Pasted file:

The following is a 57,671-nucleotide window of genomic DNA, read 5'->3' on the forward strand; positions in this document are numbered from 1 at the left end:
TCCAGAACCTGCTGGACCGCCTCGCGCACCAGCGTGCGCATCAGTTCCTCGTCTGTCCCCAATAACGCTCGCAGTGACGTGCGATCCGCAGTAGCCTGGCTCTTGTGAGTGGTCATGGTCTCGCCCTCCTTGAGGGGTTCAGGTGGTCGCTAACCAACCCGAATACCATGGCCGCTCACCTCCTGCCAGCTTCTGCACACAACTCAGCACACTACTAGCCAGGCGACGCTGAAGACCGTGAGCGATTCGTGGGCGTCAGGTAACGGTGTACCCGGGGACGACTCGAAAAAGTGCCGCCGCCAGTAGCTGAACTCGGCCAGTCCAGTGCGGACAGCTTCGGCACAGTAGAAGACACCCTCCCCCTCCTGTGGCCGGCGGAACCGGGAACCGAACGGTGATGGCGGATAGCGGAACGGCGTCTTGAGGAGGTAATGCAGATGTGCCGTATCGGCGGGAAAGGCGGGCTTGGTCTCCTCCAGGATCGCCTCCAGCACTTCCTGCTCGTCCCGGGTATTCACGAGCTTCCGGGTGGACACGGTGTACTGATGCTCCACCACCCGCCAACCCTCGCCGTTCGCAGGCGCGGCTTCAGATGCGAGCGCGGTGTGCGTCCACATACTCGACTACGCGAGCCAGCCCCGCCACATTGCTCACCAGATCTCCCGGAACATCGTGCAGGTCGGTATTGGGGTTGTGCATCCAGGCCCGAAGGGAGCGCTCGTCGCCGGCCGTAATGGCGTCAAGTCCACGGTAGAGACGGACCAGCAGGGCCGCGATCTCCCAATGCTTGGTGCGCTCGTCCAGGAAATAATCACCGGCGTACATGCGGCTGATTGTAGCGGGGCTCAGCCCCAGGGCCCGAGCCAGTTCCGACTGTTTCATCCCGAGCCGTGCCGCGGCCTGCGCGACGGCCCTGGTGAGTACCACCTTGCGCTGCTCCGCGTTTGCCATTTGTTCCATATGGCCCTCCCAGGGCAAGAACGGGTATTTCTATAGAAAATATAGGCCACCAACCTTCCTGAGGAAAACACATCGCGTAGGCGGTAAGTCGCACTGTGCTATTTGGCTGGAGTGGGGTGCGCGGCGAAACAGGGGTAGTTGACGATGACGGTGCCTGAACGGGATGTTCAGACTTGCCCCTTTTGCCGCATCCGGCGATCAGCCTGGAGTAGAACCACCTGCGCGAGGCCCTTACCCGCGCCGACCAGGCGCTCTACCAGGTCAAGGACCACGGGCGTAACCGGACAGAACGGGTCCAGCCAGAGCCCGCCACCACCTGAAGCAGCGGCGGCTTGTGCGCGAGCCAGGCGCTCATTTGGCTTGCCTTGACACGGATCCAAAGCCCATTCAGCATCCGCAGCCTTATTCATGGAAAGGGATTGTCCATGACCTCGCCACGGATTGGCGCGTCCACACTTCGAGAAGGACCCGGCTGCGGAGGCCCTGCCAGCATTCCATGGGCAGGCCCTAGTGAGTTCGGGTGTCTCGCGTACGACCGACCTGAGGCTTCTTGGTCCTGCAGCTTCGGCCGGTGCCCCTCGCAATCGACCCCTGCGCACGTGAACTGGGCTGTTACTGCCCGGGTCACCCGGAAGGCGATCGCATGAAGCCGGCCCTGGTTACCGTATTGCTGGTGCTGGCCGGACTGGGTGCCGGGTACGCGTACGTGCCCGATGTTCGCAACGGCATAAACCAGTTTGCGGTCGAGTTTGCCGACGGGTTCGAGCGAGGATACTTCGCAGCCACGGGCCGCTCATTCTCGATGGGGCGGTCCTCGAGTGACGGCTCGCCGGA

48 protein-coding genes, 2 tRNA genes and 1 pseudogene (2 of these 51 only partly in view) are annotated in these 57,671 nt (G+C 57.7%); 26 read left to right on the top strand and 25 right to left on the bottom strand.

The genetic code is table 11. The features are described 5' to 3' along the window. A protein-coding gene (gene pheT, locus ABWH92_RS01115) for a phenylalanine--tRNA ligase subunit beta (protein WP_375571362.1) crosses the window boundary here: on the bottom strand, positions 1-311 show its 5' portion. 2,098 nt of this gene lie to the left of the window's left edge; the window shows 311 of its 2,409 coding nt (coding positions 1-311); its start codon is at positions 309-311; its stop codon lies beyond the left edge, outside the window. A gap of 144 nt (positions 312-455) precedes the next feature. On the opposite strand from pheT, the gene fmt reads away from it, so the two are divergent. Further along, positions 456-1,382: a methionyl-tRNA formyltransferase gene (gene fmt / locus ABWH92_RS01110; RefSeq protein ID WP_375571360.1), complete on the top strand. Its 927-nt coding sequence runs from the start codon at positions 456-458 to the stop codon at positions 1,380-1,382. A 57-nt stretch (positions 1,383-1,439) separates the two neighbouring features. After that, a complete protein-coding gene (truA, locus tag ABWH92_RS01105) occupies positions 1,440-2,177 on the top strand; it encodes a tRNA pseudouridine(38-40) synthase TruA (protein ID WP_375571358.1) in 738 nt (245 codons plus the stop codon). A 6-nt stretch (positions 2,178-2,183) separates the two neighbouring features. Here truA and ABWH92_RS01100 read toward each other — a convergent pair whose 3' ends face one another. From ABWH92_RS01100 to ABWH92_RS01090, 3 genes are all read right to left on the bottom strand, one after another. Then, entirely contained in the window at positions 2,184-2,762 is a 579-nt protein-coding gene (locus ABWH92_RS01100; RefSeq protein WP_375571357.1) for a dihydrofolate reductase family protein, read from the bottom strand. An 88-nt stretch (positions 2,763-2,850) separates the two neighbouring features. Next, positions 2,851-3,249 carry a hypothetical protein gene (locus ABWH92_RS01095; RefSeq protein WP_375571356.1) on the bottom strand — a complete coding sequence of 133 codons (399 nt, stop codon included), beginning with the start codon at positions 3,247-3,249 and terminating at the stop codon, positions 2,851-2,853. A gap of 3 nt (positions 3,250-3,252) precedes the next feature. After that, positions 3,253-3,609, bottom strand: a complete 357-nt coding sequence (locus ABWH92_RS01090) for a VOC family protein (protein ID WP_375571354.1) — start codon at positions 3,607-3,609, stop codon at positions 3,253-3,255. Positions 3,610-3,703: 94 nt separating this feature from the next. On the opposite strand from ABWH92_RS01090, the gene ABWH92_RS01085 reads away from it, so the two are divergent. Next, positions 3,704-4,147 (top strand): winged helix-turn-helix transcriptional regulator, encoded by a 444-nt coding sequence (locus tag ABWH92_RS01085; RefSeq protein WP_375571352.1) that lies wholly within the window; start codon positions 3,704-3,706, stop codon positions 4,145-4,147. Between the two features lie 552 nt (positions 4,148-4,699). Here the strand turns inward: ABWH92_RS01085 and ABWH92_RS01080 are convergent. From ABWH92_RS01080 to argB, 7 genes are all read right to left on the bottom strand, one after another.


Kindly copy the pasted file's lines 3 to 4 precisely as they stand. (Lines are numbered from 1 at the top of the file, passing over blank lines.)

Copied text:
48 protein-coding genes, 2 tRNA genes and 1 pseudogene (2 of these 51 only partly in view) are annotated in these 57,671 nt (G+C 57.7%); 26 read left to right on the top strand and 25 right to left on the bottom strand.

The genetic code is table 11. The features are described 5' to 3' along the window. A protein-coding gene (gene pheT, locus ABWH92_RS01115) for a phenylalanine--tRNA ligase subunit beta (protein WP_375571362.1) crosses the window boundary here: on the bottom strand, positions 1-311 show its 5' portion. 2,098 nt of this gene lie to the left of the window's left edge; the window shows 311 of its 2,409 coding nt (coding positions 1-311); its start codon is at positions 309-311; its stop codon lies beyond the left edge, outside the window. A gap of 144 nt (positions 312-455) precedes the next feature. On the opposite strand from pheT, the gene fmt reads away from it, so the two are divergent. Further along, positions 456-1,382: a methionyl-tRNA formyltransferase gene (gene fmt / locus ABWH92_RS01110; RefSeq protein ID WP_375571360.1), complete on the top strand. Its 927-nt coding sequence runs from the start codon at positions 456-458 to the stop codon at positions 1,380-1,382. A 57-nt stretch (positions 1,383-1,439) separates the two neighbouring features. After that, a complete protein-coding gene (truA, locus tag ABWH92_RS01105) occupies positions 1,440-2,177 on the top strand; it encodes a tRNA pseudouridine(38-40) synthase TruA (protein ID WP_375571358.1) in 738 nt (245 codons plus the stop codon). A 6-nt stretch (positions 2,178-2,183) separates the two neighbouring features. Here truA and ABWH92_RS01100 read toward each other — a convergent pair whose 3' ends face one another. From ABWH92_RS01100 to ABWH92_RS01090, 3 genes are all read right to left on the bottom strand, one after another. Then, entirely contained in the window at positions 2,184-2,762 is a 579-nt protein-coding gene (locus ABWH92_RS01100; RefSeq protein WP_375571357.1) for a dihydrofolate reductase family protein, read from the bottom strand. An 88-nt stretch (positions 2,763-2,850) separates the two neighbouring features. Next, positions 2,851-3,249 carry a hypothetical protein gene (locus ABWH92_RS01095; RefSeq protein WP_375571356.1) on the bottom strand — a complete coding sequence of 133 codons (399 nt, stop codon included), beginning with the start codon at positions 3,247-3,249 and terminating at the stop codon, positions 2,851-2,853. A gap of 3 nt (positions 3,250-3,252) precedes the next feature. After that, positions 3,253-3,609, bottom strand: a complete 357-nt coding sequence (locus ABWH92_RS01090) for a VOC family protein (protein ID WP_375571354.1) — start codon at positions 3,607-3,609, stop codon at positions 3,253-3,255. Positions 3,610-3,703: 94 nt separating this feature from the next. On the opposite strand from ABWH92_RS01090, the gene ABWH92_RS01085 reads away from it, so the two are divergent. Next, positions 3,704-4,147 (top strand): winged helix-turn-helix transcriptional regulator, encoded by a 444-nt coding sequence (locus tag ABWH92_RS01085; RefSeq protein WP_375571352.1) that lies wholly within the window; start codon positions 3,704-3,706, stop codon positions 4,145-4,147. Between the two features lie 552 nt (positions 4,148-4,699). Here the strand turns inward: ABWH92_RS01085 and ABWH92_RS01080 are convergent. From ABWH92_RS01080 to argB, 7 genes are all read right to left on the bottom strand, one after another.